Referring to its opinion in Chaves v. Johnson, 230 Va. 112, 121 (1985), the Court observed that, where a defendant has its own contractual or commercial relationship related to the plaintiff’s employment, “a balance must be struck between the social desirability of protecting the business relationship” and the interferor’s freedom of action.  (Internal quotations omitted.) 

The Court concluded by pointing out that what might be viewed by some as unfair is not necessarily actionable:

The fact that Virginia recognizes the existence of the tort of intentional interference with a contract does not mean that every contract relationship which is terminated or disrupted through the interference of a third party promoting its own interests will result in tort liability for that party.  Rather, the law provides a remedy in tort only where the plaintiff can prove that the third party’s actions were illegal or fell so far outside the accepted practice of that “rough-and-tumble world” [of the competitive marketplace] as to constitute improper methods.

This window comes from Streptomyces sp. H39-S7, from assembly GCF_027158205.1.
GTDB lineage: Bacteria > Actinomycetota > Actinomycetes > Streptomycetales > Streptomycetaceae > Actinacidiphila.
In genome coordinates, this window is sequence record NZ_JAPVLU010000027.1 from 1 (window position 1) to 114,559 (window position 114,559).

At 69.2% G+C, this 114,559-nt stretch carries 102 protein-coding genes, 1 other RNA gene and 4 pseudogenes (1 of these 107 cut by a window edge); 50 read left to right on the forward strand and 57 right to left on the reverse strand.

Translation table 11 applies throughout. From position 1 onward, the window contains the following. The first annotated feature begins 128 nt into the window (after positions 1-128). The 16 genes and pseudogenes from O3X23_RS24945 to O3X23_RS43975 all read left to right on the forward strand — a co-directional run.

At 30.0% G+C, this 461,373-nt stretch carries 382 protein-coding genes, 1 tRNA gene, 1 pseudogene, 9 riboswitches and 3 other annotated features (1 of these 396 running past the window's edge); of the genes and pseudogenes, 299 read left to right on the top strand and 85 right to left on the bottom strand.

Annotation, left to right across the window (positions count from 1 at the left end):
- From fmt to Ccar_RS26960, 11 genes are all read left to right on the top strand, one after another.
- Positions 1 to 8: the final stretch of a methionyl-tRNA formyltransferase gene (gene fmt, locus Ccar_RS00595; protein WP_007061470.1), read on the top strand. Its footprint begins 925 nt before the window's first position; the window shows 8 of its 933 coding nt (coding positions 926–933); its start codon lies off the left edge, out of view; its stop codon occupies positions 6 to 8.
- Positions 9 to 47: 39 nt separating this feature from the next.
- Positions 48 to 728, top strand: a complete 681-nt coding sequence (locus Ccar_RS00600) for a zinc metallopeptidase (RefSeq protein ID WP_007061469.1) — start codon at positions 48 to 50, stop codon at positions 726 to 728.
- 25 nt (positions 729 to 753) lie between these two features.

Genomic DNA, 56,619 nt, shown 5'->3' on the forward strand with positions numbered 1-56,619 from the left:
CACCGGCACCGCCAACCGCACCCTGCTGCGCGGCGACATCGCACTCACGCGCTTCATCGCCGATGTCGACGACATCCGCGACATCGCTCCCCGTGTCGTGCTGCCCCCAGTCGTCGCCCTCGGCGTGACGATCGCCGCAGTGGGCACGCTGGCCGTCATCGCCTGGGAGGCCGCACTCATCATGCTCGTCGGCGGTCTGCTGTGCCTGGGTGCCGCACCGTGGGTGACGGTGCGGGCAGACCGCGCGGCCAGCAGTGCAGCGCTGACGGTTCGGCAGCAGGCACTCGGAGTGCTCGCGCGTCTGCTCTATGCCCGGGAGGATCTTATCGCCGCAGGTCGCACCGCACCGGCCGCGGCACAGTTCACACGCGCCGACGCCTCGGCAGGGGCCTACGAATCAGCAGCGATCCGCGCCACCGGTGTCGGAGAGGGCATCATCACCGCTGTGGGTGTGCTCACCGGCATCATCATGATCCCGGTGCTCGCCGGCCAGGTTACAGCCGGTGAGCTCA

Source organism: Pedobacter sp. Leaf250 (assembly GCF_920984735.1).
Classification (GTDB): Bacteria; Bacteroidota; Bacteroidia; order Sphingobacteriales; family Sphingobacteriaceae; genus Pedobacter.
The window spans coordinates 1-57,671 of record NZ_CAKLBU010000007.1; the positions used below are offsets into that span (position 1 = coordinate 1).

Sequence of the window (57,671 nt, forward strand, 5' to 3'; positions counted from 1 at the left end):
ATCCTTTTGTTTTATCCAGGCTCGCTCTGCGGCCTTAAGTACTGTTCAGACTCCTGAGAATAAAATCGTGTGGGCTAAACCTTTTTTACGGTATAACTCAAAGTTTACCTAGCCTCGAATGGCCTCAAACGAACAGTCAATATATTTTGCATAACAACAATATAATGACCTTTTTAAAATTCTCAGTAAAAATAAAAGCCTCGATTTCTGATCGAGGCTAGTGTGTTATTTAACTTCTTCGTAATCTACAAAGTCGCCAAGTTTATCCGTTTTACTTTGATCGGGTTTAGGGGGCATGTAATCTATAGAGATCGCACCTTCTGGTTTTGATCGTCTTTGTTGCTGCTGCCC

Implications for Employers

The Court’s decision strengthens at-will relationships in Virginia because it limits the ability of at-will employees to bring suit when their employment is terminated.  The Court’s strong language suggests that such claims will succeed unless the employee has clear evidence of “improper methods.” 

While the Court found the hospital’s financial muscle-flexing did not constitute tortious interference with a contractual relationship in this case, companies should continue to use caution when considering whether to try to influence employment decisions by their contractual partners.  Any such actions can result in liability as a “joint employer” for employment-related claims.

Jackson Lewis attorneys are available to answer inquiries regarding this and other workplace developments.